The authors have designed a kind of new-style programme-controlled gain and linear pulse amplifier with accurate gausses of CR-RC-CR shaping circuit structure. The use of non-volatile digital electric potential device and accurate operational amplifier makes the circuit structure simple greatly, makes the ability stronger that resists assault. It can realize multistage gain in succession and make the drift of temperature low and make the linearity of pulse well. (authors)

  13. The simplification of quality assurance programmes to suit developing countries

    International Nuclear Information System (INIS)

    French, F.J.

    1978-01-01

    Whilst the need to produce and maintain documentation covering the supply and operation of Nuclear Steam Supply Systems is appreciated, it is felt that there is now a tendency to regard such documentation as more important than the plant itself. This tendency must be corrected if the safety and reliability of nuclear plants is to be maintained. The following paper proposes actions which will bring documentation into its proper perspective and make it more easily understood internationally. In addition, it is proposed that a common international Quality Assurance Programme Standard should be adopted by countries importing and exporting NSSS in order to make the requirements more understandable to all concerned. The proposals cover Quality Assurance Systems Specifications and the training of quality engineers and evaluators, and discuss Quality Assurance Programmes and Quality Plans. Specifically, the paper suggests the actions which could be undertaken now and proposes the bodies which should be responsible for such actions. (author)

  14. Teachers' Experience from a School-Based Collaborative Teacher Professional Development Programme: Reported Impact on Professional Development

    Science.gov (United States)

    Svendsen, Bodil

    2016-01-01

    The aim of this study was to find out how science teachers who have participated in a one-year school-based collaborative teacher professional development programme, perceive the programme's impact on their professional development. Constant comparative analysis was used on data from three schools to generate the findings in this study. The…

  15. Web-Based Parenting Support: Development of the COPING Confident Parenting Programme

    Directory of Open Access Journals (Sweden)

    Judith Hutchings

    2018-04-01

    Full Text Available Parents have the most significant impact on children’s development and the key parenting factors that promote child development and wellbeing are well known. Furthermore, many behavioural, social and emotional problems in children are associated with poor parenting practices. Parenting interventions that address parental skill deficits and teach positive parenting principles based on social learning theory are effective and are the recommended treatment for conduct disorder. Alongside the development of treatment programmes, universal parenting programmes have been developed; many present the same core parenting principles but their rationales vary from promoting children’s development to addressing common behavioural challenges and the evidence for these programmes is less well established. Most parents now have internet access and are making daily use of it, including seeking advice on parenting matters but that advice is often anecdotal and lacking evidence. In the meantime, a small number of web-based programmes, including parenting programmes have been developed and evaluated. This paper summarises the rationale for web-based universal programmes to support parents and briefly describes the history, content and a summary of the initial research on the COPING (confident parent internet guide programme developed by the authors. The paper concludes with suggestions for future research directions.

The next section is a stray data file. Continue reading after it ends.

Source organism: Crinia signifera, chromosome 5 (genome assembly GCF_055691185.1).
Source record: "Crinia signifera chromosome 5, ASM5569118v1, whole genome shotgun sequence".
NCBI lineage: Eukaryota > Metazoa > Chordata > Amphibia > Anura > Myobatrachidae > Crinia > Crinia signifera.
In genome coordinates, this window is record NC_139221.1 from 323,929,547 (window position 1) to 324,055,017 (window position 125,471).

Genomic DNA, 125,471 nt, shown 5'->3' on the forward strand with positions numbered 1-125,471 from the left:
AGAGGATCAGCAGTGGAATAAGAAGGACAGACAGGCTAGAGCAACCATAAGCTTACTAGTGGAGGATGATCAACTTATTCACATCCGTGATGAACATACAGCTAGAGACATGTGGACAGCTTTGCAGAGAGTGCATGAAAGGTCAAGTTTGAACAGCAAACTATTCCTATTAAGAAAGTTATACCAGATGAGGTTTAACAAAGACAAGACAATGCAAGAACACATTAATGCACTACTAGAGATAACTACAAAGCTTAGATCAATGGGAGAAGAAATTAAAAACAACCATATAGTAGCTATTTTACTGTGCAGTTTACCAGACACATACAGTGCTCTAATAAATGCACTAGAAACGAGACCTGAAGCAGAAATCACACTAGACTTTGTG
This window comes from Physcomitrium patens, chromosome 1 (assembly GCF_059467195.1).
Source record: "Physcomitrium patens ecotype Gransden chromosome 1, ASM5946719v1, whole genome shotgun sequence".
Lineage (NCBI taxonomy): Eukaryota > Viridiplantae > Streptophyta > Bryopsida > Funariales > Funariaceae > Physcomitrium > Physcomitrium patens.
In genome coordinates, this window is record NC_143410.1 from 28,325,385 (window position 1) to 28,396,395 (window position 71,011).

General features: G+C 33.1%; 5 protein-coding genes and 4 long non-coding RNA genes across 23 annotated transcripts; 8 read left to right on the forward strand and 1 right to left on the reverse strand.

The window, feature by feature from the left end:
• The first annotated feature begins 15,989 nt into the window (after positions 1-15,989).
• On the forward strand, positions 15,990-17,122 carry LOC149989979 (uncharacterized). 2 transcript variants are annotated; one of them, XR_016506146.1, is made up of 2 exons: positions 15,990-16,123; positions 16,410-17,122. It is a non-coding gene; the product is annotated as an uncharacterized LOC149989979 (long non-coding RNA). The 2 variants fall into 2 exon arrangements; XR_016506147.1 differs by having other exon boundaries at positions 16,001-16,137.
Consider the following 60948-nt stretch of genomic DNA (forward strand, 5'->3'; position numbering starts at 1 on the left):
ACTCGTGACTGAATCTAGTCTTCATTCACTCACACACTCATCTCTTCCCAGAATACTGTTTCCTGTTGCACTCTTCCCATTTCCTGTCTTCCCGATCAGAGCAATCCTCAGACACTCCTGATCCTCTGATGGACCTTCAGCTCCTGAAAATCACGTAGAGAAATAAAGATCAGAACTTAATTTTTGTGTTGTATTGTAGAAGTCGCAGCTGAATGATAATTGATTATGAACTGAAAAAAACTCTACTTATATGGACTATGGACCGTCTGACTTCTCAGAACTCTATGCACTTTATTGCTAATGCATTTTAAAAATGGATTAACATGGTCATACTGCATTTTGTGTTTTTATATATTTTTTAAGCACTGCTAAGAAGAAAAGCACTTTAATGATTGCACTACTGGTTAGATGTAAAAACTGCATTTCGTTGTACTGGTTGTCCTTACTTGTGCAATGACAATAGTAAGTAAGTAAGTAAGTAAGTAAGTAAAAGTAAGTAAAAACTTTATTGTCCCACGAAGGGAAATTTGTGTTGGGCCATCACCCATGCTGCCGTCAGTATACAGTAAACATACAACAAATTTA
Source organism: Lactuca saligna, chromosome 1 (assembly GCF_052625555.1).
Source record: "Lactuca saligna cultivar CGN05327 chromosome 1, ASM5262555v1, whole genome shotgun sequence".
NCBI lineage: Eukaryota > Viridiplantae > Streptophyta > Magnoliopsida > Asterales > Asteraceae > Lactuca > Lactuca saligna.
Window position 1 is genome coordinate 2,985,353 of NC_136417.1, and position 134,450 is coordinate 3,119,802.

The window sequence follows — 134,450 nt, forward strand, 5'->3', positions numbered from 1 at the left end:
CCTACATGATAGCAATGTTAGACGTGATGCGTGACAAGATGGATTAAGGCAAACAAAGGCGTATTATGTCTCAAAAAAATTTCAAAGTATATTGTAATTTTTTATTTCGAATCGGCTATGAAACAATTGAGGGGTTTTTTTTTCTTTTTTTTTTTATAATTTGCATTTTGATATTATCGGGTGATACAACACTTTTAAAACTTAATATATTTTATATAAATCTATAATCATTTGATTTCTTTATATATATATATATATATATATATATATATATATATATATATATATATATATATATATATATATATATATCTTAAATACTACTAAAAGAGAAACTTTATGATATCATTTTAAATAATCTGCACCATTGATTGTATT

16. The United Nations development programme initiative for sustainable energy

    Energy Technology Data Exchange (ETDEWEB)

    Hurry, S.

    1997-12-01

    Energy is central to current concerns about sustainable human development, affecting economic and social development; economic growth, the local, national, regional, and global environment; the global climate; a host of social concerns, including poverty, population, and health, the balance of payments, and the prospects for peace. Energy is not an end in itself, but rather the means to achieve the goals of sustainable human development. The energy systems of most developing countries are in serious crisis involving insufficient levels of energy services, environmental degradation, inequity, poor technical and financial performance, and capital scarcity. Approximately 2.5 billion people in the developing countries have little access to commercial energy supplies. Yet the global demand for energy continues to grow: total primary energy is projected to grow from 378 exajoules (EJ) per year in 1990 to 571 EJ in 2020, and 832 EJ in 2050. If this increase occurs using conventional approaches and energy sources, already serious local (e.g., indoor and urban air pollution), regional (eg., acidification and land degradation), and global (e.g., climate change) environmental problems will be critically aggravated. There is likely to be inadequate capital available for the needed investments in conventional energy sources. Current approaches to energy are thus not sustainable and will, in fact, make energy a barrier to socio-economic development. What is needed now is a new approach in which energy becomes an instrument for sustainable development. The two major components of a sustainable energy strategy are (1) more efficient energy use, especially at the point of end-use, and (2) increased use of renewable sources of energy. The UNDP Initiative for Sustainable Energy (UNISE) is designed to harness opportunities in these areas to build upon UNDP`s existing energy activities to help move the world toward a more sustainable energy strategy by helping program countries.